Previous studies from our lab have indicated that healthy older adults are impaired in their ability to mnemonically discriminate between previously viewed objects and similar lure objects in the Mnemonic Similarity Task (MST). These studies have used either old/similar/new or old/new test formats. The forced-choice test format (e.g., “Did you see object A or object A′ during the encoding phase?”) relies on different assumptions than the old/new test format (e.g., “Did you see this object during the encoding phase?”); hence, converging evidence from these approaches would bolster the conclusion that healthy aging is accompanied by impaired performance on the MST. Consistent with our hypothesis, healthy older adults exhibited impaired performance on a forced-choice test format that required discriminating between a target and a similar lure. We also tested the hypothesis that age-related impairments on the MST could be modeled within a global matching computational framework. We found that decreasing the probability of successful feature encoding in the models caused changes that were similar to the empirical data in healthy older adults. Collectively, our behavioral results using the forced-choice format extend the finding that healthy aging is accompanied by an impaired ability to discriminate between targets and similar lures, and our modeling results suggest that a diminished probability of encoding stimulus features is a candidate mechanism for memory changes in healthy aging. We also discuss the ability of global matching models to account for findings in other studies that have used variants on mnemonic similarity tasks. (PsycINFO Database Record (c) 2017 APA, all rights reserved)(image)



Early amygdala or hippocampus damage influences adolescent female social behavior during group formation.

2017-01-05

This study continues a longitudinal analysis of rhesus macaque social behavior following bilateral neonatal ibotenic acid lesions of the amygdala or hippocampus, or sham operations. The social behavior of female subjects was evaluated at a critical developmental time point—the transition to adulthood. At approximately 4 years of age, female subjects were housed in small groups with other female subjects and reproductively viable adult males. As compared with neurologically intact control animals and animals with early amygdala damage, animals with early hippocampal damage were more social with their female peers. In contrast, as compared with control animals, animals with early amygdala damage spent less time with the males, engaged less frequently in behaviors typical of reproductive consortships, had higher frequencies of self-directed stereotypies, and became pregnant later. Males also generated fewer communicative signals toward animals with early amygdala damage than to control animals and animals with early hippocampus damage. Rates of sexual behavior were generally low for all animals, and there were no lesion-based differences in their frequencies. Discriminant function analyses demonstrated that patterns of affiliative social behaviors differed across the 3 experimental groups, both in terms of the social behaviors directed to the males, and the social behaviors generated by the males toward the females. In 4 of the 5 social groups, amygdala-lesioned animals were lowest ranked, potentially contributing to reduced sociability interactions with males. Other potential mechanisms and the experiments needed to elucidate them are discussed. (PsycINFO Database Record (c) 2017 APA, all rights reserved)(image)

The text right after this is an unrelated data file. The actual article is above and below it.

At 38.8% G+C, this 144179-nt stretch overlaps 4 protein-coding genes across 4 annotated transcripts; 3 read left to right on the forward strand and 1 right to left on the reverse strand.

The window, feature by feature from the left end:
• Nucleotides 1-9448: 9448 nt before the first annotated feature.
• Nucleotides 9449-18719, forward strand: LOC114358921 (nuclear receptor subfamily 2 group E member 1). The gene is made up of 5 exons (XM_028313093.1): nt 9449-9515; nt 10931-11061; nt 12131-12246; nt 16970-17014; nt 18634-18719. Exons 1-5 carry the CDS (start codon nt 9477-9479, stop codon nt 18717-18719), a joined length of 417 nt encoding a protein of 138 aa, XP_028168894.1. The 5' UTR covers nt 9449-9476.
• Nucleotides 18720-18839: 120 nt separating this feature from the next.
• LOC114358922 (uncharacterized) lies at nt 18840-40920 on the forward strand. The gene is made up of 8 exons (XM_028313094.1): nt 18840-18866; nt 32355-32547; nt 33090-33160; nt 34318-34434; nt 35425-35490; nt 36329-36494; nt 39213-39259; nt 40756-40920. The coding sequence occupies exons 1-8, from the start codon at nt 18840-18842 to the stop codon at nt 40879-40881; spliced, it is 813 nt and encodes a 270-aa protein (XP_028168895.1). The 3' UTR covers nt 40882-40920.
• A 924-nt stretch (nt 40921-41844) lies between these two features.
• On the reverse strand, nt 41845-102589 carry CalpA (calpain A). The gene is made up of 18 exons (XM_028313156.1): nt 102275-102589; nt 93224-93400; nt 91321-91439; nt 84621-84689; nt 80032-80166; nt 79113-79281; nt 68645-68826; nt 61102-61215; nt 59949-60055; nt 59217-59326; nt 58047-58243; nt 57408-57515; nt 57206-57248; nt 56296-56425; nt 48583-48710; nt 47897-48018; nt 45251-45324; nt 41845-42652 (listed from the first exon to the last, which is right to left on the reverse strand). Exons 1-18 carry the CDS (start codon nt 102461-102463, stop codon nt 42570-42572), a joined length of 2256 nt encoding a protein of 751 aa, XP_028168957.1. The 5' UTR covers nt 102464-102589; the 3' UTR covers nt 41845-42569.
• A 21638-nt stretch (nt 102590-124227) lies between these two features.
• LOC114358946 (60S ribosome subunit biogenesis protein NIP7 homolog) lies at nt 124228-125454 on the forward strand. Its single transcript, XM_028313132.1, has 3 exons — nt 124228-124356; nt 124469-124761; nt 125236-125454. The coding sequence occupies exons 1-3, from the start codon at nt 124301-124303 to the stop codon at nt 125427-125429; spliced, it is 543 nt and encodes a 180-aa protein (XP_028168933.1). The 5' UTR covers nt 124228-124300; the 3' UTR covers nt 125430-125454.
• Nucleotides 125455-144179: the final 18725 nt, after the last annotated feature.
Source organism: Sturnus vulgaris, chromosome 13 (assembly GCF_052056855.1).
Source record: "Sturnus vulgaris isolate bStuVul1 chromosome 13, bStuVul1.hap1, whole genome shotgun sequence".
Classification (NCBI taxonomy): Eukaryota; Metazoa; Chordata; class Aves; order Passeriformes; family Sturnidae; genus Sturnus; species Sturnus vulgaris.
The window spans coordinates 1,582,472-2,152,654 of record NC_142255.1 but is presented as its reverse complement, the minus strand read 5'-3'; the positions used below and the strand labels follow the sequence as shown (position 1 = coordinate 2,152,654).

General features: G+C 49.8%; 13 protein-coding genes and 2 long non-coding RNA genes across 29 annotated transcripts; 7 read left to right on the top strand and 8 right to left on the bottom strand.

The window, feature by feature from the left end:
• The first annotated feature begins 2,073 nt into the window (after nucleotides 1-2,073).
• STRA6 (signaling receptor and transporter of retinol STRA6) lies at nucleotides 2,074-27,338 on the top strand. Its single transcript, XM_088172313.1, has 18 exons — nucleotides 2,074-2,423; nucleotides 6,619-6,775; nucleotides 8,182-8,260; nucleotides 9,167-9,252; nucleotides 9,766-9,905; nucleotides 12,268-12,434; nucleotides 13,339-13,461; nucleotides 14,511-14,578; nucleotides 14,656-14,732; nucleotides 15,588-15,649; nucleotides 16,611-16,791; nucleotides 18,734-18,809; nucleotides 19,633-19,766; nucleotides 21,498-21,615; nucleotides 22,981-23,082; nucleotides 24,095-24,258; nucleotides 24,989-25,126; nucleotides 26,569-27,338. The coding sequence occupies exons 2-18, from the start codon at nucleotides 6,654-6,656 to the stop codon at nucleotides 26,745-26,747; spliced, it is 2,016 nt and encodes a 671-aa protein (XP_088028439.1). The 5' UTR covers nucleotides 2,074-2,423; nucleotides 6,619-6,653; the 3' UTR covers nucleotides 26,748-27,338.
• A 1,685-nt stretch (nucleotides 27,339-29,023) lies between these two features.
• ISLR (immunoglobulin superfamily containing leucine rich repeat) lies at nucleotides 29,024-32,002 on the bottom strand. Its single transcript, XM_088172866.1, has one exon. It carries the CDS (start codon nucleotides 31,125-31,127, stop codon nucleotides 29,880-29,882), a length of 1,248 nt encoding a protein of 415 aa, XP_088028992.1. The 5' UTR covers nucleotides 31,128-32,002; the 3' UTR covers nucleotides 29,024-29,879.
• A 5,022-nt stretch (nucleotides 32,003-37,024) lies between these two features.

Intervention with the mother–infant relationship reduces cell proliferation in the Locus Coeruleus of female rat pups.

2016-11-28

The Locus Coeruleus (LC) is a noradrenergic nucleus involved in several neuroendocrine and behavioral functions. During the neonatal period, the LC is critical for olfactory learning. Full development occurs during the early postnatal period. Environmental interventions after birth may affect neurogenesis. In rats, the neonatal handling procedure has been used as a model to analyze the effects of environmental intervention early in life. It has been related to several long-lasting behavioral and neuroendocrine changes. The present study analyzed the effects of handling on the number of neurons, cellular proliferation, and apoptosis in the LC of 11-day-old female rats. Wistar rat pups were submitted to brief maternal separation followed by handling (1 min per day from postnatal day [PND] 1 to 10). On PND 11, the LC was analyzed using immunohistochemistry for NeuN and BrdU, TUNEL staining, and electron microscopy. The intervention reduced the number of neurons in the LC but showed no significant change in the number of apoptotic cells, as measured by the TUNEL technique. However, the number of proliferating cells was significantly lower in the handled rat pups as compared with the nonhandled ones. This study demonstrates that the infant LC is sensitive to changes in maternal behavior. A seemingly mild environmental intervention during the neonatal period may reprogram the development of the LC, altering cell proliferation. (PsycINFO Database Record (c) 2017 APA, all rights reserved)(image)